Top Shelf Book: Making Sense of God

Book: Keller, Timothy. Making Sense of God: An Invitation to the Skeptical. Viking, 2016.

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Point: Every single individual lives a life based on a complex tangle of “experiences, faith, reasoning, and intuition.” Although the materialist or secularist can claim that belief in a God outside of space and time is unreasonable, that position is only tenable if the presupposition “God cannot exist” is there prior.

Path: In three main parts, Keller patiently and systematically guides the reader through the reasonability of faith in God, and not just any God, but the God of the Bible. Those parts are titled “Why does anyone need religion?”; “Religion is more than you think it is”; and “Christianity makes sense”. The middle part is by far the largest and most comprehensive, dealing with meaning, satisfaction, freedom, self, identity, hope, morals, and justice. His purpose is not to give a definitive argument for God, but demonstrate that arguments against a God are unfounded and fail repeatedly.

Sources: Keller does his normal deep digging and provides the reader with a lifetime of supplementary reading ranging from early church fathers to reformers, philosophers to militant atheists.

Agreement: After reading nearly every chapter I thought, “I just had this conversation last week!” This book both opened my eyes to a greater understanding of the problems and a greater appreciation to how Jesus solves them.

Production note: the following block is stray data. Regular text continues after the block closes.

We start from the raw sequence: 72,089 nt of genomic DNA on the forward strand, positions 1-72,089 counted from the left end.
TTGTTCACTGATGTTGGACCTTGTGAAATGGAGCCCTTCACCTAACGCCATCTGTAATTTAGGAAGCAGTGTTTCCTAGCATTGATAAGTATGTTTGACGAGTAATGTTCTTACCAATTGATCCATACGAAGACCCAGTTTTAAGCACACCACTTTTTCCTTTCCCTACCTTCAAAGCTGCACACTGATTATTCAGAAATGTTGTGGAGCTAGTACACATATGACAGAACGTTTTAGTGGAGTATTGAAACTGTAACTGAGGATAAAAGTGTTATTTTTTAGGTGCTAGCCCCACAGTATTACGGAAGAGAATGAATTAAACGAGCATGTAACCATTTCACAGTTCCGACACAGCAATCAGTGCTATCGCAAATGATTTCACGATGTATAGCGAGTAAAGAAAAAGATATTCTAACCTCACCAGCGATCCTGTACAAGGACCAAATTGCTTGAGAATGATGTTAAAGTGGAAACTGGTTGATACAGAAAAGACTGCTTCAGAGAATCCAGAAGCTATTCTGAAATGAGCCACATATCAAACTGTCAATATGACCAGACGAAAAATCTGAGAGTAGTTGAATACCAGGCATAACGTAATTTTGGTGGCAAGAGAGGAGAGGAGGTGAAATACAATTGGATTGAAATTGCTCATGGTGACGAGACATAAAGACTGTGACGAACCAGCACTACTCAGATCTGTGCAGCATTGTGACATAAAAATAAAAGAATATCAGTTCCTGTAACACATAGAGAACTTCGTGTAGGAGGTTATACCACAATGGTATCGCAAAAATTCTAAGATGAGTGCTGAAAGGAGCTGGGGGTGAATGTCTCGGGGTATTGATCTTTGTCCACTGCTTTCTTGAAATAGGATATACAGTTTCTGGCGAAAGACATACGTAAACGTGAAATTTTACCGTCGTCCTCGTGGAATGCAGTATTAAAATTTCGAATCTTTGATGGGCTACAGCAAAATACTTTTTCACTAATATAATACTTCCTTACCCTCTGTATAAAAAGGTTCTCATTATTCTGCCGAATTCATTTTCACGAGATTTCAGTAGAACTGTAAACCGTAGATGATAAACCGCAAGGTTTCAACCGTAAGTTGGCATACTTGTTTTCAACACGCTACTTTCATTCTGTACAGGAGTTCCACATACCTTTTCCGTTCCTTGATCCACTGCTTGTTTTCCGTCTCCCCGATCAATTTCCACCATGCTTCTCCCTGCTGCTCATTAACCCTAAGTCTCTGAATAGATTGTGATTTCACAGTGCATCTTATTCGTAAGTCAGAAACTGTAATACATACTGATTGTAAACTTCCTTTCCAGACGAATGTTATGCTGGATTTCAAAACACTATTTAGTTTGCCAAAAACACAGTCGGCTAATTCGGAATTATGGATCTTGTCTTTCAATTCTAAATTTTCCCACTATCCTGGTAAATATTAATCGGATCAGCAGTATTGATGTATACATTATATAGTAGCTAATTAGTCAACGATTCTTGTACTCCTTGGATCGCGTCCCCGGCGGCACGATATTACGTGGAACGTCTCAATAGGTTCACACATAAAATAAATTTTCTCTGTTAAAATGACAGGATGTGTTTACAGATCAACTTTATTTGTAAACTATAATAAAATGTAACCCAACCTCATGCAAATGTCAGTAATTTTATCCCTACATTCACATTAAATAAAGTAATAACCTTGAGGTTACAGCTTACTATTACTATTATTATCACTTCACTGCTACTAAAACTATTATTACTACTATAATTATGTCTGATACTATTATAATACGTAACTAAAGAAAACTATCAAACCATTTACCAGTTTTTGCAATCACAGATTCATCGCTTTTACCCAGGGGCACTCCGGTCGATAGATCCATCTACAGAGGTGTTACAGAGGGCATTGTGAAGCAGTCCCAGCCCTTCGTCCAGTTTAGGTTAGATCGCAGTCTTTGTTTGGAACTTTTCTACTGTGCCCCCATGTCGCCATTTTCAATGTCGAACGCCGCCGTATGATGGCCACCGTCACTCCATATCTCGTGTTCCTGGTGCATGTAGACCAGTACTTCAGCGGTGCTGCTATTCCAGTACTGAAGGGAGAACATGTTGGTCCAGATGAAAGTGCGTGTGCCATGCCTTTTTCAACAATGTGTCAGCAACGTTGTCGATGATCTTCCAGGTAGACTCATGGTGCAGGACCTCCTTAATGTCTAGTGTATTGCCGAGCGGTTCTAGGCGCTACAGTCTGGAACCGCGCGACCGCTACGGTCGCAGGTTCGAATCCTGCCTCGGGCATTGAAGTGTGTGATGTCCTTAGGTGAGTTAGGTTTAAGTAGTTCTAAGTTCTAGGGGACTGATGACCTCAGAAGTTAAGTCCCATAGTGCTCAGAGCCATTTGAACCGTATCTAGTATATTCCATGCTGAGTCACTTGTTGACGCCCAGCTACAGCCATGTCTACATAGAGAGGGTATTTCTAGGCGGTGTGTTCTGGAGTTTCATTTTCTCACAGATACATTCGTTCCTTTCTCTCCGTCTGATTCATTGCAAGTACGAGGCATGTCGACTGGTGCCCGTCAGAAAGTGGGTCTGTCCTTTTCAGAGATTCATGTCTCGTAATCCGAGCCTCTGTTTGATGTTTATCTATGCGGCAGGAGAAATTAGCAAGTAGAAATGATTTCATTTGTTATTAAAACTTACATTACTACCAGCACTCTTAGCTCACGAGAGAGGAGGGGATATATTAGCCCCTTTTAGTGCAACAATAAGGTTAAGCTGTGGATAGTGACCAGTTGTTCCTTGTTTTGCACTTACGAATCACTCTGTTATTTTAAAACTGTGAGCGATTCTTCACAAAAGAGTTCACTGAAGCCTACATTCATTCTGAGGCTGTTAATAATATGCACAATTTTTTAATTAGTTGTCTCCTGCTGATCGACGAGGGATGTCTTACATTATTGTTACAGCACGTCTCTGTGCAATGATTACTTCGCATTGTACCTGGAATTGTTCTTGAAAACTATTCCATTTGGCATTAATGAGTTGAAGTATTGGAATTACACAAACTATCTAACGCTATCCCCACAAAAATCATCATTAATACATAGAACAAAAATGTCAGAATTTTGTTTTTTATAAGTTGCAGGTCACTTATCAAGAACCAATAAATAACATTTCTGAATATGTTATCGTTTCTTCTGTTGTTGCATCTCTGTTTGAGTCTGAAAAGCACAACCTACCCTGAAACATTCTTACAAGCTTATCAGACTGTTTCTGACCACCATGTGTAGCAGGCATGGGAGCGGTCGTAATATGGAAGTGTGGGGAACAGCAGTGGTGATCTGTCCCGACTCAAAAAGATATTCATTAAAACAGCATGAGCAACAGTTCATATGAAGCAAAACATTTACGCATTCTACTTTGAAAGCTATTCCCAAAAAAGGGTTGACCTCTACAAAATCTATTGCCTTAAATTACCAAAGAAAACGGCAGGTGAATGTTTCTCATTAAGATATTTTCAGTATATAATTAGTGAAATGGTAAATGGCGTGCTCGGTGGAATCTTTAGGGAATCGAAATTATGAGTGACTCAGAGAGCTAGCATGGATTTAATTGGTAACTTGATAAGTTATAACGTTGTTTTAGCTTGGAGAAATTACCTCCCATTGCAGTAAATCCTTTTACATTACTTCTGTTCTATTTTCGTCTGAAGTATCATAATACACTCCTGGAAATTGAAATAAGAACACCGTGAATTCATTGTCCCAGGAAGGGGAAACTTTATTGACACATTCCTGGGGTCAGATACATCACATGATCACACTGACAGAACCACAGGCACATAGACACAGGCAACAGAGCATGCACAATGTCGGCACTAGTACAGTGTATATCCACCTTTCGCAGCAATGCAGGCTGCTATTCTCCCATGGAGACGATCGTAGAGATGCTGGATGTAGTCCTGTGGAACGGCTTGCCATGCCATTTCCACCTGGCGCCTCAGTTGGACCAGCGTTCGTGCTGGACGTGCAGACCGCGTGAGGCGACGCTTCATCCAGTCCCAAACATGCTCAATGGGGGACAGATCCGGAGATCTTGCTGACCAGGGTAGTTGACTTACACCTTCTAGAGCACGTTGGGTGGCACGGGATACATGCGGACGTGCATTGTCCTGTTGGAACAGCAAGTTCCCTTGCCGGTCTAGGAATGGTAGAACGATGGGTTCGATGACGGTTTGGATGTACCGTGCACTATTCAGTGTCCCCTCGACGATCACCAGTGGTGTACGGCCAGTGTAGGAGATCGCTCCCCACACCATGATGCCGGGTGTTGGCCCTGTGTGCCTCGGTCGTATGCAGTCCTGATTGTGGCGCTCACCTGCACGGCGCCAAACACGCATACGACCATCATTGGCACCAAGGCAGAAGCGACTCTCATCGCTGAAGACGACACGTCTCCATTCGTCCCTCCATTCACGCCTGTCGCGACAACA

Personal App: The greatest compliment one of my unbelieving friends can pay me is “you understand and state my belief better than I could!” I feel as though this book helps me do this.

Favorite Quote: There is no way to pick a favorite, but one which points to a strength of the book is this one: “The point is rather that science alone cannot serve as a guide for human society.”

Stars: 5 out of 5

It would be worth another read and I would recommend it to someone who:

  • Believes science has all the answers.
  • Is struggling to believe in the God of the Bible while surrounded by “real life”.
  • Wants to better understand their neighbor, coworker, or family member who thinks “faith” is a crutch.
  • Anyone trying to engage the modern and postmodern man.

Other books along this theme would be:

Anderson, James N. What’s Your Worldview?: An Interactive Approach to Life’s Big Questions. Crossway Books, 2014.

Craig, William Lane. On Guard: Defending Your Faith with Reason and Precision. New. David C. Cook, 2010.

Keller, Timothy J. The Reason for God: Belief in an Age of Skepticism. New York: Riverhead Books, 2009.

Koukl, Gregory. Tactics: A Game Plan for Discussing Your Christian Convictions. Zondervan, 2009.

Lewis, C. S. Mere Christianity. New York: HarperCollins, 2001.

Strobel, Lee. The Case for the Real Jesus: A Journalist Investigates Current Attacks on the Identity of Christ. 1st ed. Grand Rapids: Zondervan, 2009.

Science and Truth

The next time someone dismisses you with the “Only science gives reliable truth” canard, ask if he wants you to take his statement as fact or simply as unsubstantiated opinion. If fact, ask what testable scientific evidence led him to his conclusion. As it turns out, this claim is not a fact of science. It is a philosophical assertion about science that itself cannot be proven by the scientific method and would therefore be unreliable, according to this approach.